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Cancer Res. 2006 Sep 15;66(18):9211-20.

Inhibition of hsp90 compromises the DNA damage response to radiation.

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  • 1Molecular Radiation Therapeutics and Radiation Oncology Branches, National Cancer Institute, Bethesda, Maryland.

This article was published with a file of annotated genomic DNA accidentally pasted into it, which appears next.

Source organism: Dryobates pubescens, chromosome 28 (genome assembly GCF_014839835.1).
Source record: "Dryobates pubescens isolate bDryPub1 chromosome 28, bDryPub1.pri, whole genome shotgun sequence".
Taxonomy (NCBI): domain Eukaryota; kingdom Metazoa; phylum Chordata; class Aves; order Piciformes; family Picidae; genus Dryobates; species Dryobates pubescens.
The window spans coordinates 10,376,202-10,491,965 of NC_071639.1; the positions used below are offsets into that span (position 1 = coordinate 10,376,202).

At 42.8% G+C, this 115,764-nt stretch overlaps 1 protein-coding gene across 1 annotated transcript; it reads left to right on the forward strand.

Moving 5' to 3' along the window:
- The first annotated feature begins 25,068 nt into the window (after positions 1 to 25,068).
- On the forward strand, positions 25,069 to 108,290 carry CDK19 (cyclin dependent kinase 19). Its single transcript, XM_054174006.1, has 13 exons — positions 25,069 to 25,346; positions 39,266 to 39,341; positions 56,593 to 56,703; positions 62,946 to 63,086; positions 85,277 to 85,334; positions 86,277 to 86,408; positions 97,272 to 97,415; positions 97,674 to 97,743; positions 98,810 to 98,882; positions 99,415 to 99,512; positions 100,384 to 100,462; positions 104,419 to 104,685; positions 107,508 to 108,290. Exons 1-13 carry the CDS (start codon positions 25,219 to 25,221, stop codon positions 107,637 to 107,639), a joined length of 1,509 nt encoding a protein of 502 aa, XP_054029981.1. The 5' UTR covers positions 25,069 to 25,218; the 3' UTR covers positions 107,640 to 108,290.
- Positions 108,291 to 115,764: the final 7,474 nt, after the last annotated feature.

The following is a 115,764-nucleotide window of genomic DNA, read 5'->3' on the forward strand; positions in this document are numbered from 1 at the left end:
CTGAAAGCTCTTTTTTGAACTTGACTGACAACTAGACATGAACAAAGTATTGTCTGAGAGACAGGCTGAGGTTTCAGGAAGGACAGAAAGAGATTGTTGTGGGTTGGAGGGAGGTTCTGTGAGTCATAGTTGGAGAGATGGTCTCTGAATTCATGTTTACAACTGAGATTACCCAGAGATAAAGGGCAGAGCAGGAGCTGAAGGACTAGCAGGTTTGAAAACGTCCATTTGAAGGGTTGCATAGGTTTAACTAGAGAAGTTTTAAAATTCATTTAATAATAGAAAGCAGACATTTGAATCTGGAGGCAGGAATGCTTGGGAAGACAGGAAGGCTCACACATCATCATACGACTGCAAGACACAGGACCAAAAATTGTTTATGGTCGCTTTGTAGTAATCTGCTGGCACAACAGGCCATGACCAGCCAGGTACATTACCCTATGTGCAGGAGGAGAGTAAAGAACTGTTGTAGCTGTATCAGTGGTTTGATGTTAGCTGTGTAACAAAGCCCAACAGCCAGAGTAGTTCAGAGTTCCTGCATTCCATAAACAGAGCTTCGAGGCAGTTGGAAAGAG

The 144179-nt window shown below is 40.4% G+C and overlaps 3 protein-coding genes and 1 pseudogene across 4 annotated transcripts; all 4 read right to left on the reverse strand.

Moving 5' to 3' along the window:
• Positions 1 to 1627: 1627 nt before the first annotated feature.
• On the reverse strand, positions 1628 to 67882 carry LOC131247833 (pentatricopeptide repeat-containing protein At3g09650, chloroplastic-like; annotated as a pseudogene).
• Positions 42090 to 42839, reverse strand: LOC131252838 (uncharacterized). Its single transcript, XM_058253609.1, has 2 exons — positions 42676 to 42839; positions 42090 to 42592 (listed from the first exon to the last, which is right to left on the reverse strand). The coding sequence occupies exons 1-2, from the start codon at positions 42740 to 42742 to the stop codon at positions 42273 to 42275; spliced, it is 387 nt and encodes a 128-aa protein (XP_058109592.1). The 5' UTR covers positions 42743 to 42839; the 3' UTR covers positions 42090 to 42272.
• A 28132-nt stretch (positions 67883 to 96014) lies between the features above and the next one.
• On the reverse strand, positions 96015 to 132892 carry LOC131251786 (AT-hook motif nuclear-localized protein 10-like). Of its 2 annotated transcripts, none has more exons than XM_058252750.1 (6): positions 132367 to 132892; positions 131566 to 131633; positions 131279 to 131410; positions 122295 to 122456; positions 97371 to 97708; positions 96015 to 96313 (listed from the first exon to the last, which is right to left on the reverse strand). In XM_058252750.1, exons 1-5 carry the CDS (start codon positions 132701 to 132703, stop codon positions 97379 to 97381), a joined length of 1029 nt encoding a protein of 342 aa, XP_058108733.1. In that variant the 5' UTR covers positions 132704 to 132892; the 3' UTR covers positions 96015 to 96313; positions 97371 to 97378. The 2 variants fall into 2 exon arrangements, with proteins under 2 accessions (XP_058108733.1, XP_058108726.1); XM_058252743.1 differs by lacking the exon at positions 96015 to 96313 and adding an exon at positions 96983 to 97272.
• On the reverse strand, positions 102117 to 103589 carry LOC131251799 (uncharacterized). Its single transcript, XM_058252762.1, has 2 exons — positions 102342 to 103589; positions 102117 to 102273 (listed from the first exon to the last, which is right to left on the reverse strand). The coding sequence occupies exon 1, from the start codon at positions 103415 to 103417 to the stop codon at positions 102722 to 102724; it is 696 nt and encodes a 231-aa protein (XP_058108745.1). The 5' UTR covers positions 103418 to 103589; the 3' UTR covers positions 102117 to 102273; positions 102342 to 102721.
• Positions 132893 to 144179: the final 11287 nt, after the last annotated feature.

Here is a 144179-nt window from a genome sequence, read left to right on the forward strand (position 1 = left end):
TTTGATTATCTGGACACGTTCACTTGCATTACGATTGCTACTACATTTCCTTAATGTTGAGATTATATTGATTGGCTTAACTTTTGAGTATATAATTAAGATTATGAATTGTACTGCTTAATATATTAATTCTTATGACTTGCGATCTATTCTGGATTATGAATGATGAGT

Inhibitors of the molecular chaperone Hsp90 have been shown to enhance tumor cell radiosensitivity. To begin to address the mechanism responsible, we have determined the effect of the Hsp90 inhibitor 17-(dimethylaminoethylamino)-17-demethoxygeldanamycin (17DMAG) on the DNA damage response to radiation. Exposure of MiaPaCa tumor cells to 17DMAG, which results in radiosensitization, inhibited the repair of DNA double-strand breaks according to gammaH2AX foci dispersal and the neutral comet assay. This repair inhibition was associated with reduced DNA-PK catalytic subunit (DNA-PKcs) phosphorylation after irradiation and a disruption of DNA-PKcs/ErbB1 interaction. These data suggest that the previously established 17DMAG-mediated reduction in ErbB1 activity reduces its interaction with DNA-PKcs and thus accounts for the attenuation of radiation-induced DNA-PK activation. 17DMAG was also found to abrogate the activation of the G(2)- and S-phase cell cycle checkpoints. Associated with these events was a reduction in radiation-induced ataxia-telangiectasia mutated (ATM) activation and foci formation in 17DMAG-treated cells. Although no interaction between ATM and Hsp90 was detected, Hsp90 was found to interact with the MRE11/Rad50/NBS1 (MRN) complex. 17DMAG exposure reduced the ability of the MRN components to form nuclear foci after irradiation. Moreover, 17DMAG exposure reduced the interaction between NBS1 and ATM, although no degradation of the MRN complex was detected. These results suggest that the diminished radiation-induced activation of ATM in 17DMAG-treated cells was the result of a compromise in the function of the MRN complex. These data indicate that Hsp90 can contribute to the DNA damage response to radiation affecting both DNA repair and cell cycle checkpoint activation.

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